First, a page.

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A plan to radically restructure Wells Rich Greene BDDP is in the wings. This week, the once mighty agency is expected to unveil details of a reorganization of its New York office that will transform WRG into four separate teams based on clients' product categories.

"The idea is to build expertise in four areas, and push new-business activity into those areas" based on the type of client being pitched, said David Sklaver, the agency's president and architect of the plan.

Currently, WRG is structured like many other agencies, with layers of account groups that rely on a centralized media and creative department. Although some shops have formed "clusters" or spinoff agencies to handle a single client, many rely on most of the same central resources as before.

Under the new regime at WRG, each team will be led by two managing partners, one an account exec and the other a creative director, who will assemble their own respective teams of media strategists, researchers and other creative and account service staffers.

An executive creative director, being recruited from outside the agency to replace the departed Mary Moore, will serve as an "arbiter of taste" across all teams, Mr. Sklaver said.

Vice Chairman Charlie Moss will continue in the roving role of corporate creative director and is unlikely to form a separate shop with director Stan Dragoti as previously rumored, Mr. Sklaver said.

One team will specialize in corporate advertising, handling work for Ford Motor Co., IBM Corp. and ITT Corp. Another will handle service companies such as Hertz Corp., ITT Sheraton Corp.'s hotels, Liberty Mutual Insurance Co. and Chase Manhattan Bank.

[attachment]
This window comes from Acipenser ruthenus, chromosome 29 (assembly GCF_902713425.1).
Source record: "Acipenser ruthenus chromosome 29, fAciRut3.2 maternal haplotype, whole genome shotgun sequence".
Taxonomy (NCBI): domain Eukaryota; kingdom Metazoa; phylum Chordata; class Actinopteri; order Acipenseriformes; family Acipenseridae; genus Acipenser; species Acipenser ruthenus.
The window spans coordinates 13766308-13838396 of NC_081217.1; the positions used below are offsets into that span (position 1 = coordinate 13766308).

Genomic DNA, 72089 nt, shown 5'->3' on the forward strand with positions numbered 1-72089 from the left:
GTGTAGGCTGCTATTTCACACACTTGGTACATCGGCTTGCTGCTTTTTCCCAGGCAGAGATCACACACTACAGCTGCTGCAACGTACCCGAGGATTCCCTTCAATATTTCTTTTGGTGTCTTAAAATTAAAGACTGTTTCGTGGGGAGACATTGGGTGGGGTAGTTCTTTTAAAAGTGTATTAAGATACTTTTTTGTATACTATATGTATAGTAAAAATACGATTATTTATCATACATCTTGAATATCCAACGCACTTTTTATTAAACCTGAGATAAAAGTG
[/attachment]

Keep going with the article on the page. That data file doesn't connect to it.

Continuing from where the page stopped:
Two other groups will be assigned package-goods accounts: one for traditional category products marketed by clients Procter & Gamble Co. and Reckitt & Colman, and the other for image-oriented "self-enhancement" brands like Heuer Time & Electronics Co.'s Tag Heuer watches and P&G's Oil of Olay.

Mr. Sklaver said each team will have profit-and-loss accountability, and performance incentives designed to motivate "more informed decisions" about staffing and workloads. He wouldn't identify team leaders.

Clients and staffers familiar with the agency's new plan applauded it.

"It's a radically different concept at this place; I think it will be good news internally," said one senior executive.

"It's going to provide a mechanism whereby they'll be better able to deliver the full resources of an agency, in my case on a more integrated basis," said Aubrey Hawes, VP-corporate director of marketing resources at Chase Manhattan.

Persistent reports have linked parent BDDP Group to several potential suitors, including Saatchi & Saatchi Co., Euro RSCG and Dentsu. But last week, WRG Chairman Kenneth Olshan dismissed the reports in a staff memo as "trial balloons floated by would-be suitors."

Agency executives expect BDDP to refinance debt on its own.

Still, WRG itself was stung last year by two major losses: Continental Airlines' $60 million account, which moved to the Richards Group, Dallas, and longtime client Miles Inc.'s Alka-Seltzer brand, which moved $25 million in billings to Foote, Cone & Belding, Chicago.

House of Seagram is the latest potential defector, said one executive familiar with its plans, and could soon move its Godiva and Coyote liquor brands, an estimated $10 million account, to TBWA, New York.

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